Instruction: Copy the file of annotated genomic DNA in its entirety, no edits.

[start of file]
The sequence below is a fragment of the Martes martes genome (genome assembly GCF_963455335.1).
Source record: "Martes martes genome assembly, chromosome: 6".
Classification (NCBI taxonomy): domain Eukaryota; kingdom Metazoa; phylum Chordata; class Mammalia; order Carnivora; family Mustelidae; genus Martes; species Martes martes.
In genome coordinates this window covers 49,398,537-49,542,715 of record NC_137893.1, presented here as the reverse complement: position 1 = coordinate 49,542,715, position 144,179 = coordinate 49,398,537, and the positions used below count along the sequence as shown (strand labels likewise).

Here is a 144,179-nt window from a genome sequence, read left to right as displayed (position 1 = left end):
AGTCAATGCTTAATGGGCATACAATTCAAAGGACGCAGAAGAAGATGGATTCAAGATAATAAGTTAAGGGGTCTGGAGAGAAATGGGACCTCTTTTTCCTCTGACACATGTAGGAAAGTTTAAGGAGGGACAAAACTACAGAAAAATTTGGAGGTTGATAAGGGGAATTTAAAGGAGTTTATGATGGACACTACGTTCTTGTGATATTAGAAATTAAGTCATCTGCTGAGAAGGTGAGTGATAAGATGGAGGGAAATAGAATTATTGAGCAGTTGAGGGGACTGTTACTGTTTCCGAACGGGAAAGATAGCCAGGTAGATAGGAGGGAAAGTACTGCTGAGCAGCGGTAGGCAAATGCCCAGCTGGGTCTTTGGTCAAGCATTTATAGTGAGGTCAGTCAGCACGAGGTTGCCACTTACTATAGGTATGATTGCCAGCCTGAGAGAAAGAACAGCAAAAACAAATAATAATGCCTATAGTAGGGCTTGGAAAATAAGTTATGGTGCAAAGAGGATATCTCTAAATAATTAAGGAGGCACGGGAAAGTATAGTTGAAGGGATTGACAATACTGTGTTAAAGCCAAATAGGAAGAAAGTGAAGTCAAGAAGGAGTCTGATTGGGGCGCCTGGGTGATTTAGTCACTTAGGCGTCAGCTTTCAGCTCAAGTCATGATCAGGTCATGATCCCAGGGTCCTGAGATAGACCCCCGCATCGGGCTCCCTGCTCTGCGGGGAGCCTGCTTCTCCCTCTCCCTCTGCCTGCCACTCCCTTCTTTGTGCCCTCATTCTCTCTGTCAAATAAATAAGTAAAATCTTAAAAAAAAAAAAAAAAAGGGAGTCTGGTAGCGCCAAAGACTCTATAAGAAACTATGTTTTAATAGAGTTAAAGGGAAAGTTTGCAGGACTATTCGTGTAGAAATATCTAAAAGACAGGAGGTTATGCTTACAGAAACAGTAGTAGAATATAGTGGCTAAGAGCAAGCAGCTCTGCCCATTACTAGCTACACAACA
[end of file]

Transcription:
The sequence below is a fragment of the Martes martes genome (genome assembly GCF_963455335.1).
Source record: "Martes martes genome assembly, chromosome: 6".
Classification (NCBI taxonomy): domain Eukaryota; kingdom Metazoa; phylum Chordata; class Mammalia; order Carnivora; family Mustelidae; genus Martes; species Martes martes.
In genome coordinates this window covers 49,398,537-49,542,715 of record NC_137893.1, presented here as the reverse complement: position 1 = coordinate 49,542,715, position 144,179 = coordinate 49,398,537, and the positions used below count along the sequence as shown (strand labels likewise).

Here is a 144,179-nt window from a genome sequence, read left to right as displayed (position 1 = left end):
AGTCAATGCTTAATGGGCATACAATTCAAAGGACGCAGAAGAAGATGGATTCAAGATAATAAGTTAAGGGGTCTGGAGAGAAATGGGACCTCTTTTTCCTCTGACACATGTAGGAAAGTTTAAGGAGGGACAAAACTACAGAAAAATTTGGAGGTTGATAAGGGGAATTTAAAGGAGTTTATGATGGACACTACGTTCTTGTGATATTAGAAATTAAGTCATCTGCTGAGAAGGTGAGTGATAAGATGGAGGGAAATAGAATTATTGAGCAGTTGAGGGGACTGTTACTGTTTCCGAACGGGAAAGATAGCCAGGTAGATAGGAGGGAAAGTACTGCTGAGCAGCGGTAGGCAAATGCCCAGCTGGGTCTTTGGTCAAGCATTTATAGTGAGGTCAGTCAGCACGAGGTTGCCACTTACTATAGGTATGATTGCCAGCCTGAGAGAAAGAACAGCAAAAACAAATAATAATGCCTATAGTAGGGCTTGGAAAATAAGTTATGGTGCAAAGAGGATATCTCTAAATAATTAAGGAGGCACGGGAAAGTATAGTTGAAGGGATTGACAATACTGTGTTAAAGCCAAATAGGAAGAAAGTGAAGTCAAGAAGGAGTCTGATTGGGGCGCCTGGGTGATTTAGTCACTTAGGCGTCAGCTTTCAGCTCAAGTCATGATCAGGTCATGATCCCAGGGTCCTGAGATAGACCCCCGCATCGGGCTCCCTGCTCTGCGGGGAGCCTGCTTCTCCCTCTCCCTCTGCCTGCCACTCCCTTCTTTGTGCCCTCATTCTCTCTGTCAAATAAATAAGTAAAATCTTAAAAAAAAAAAAAAAAAGGGAGTCTGGTAGCGCCAAAGACTCTATAAGAAACTATGTTTTAATAGAGTTAAAGGGAAAGTTTGCAGGACTATTCGTGTAGAAATATCTAAAAGACAGGAGGTTATGCTTACAGAAACAGTAGTAGAATATAGTGGCTAAGAGCAAGCAGCTCTGCCCATTACTAGCTACACAACA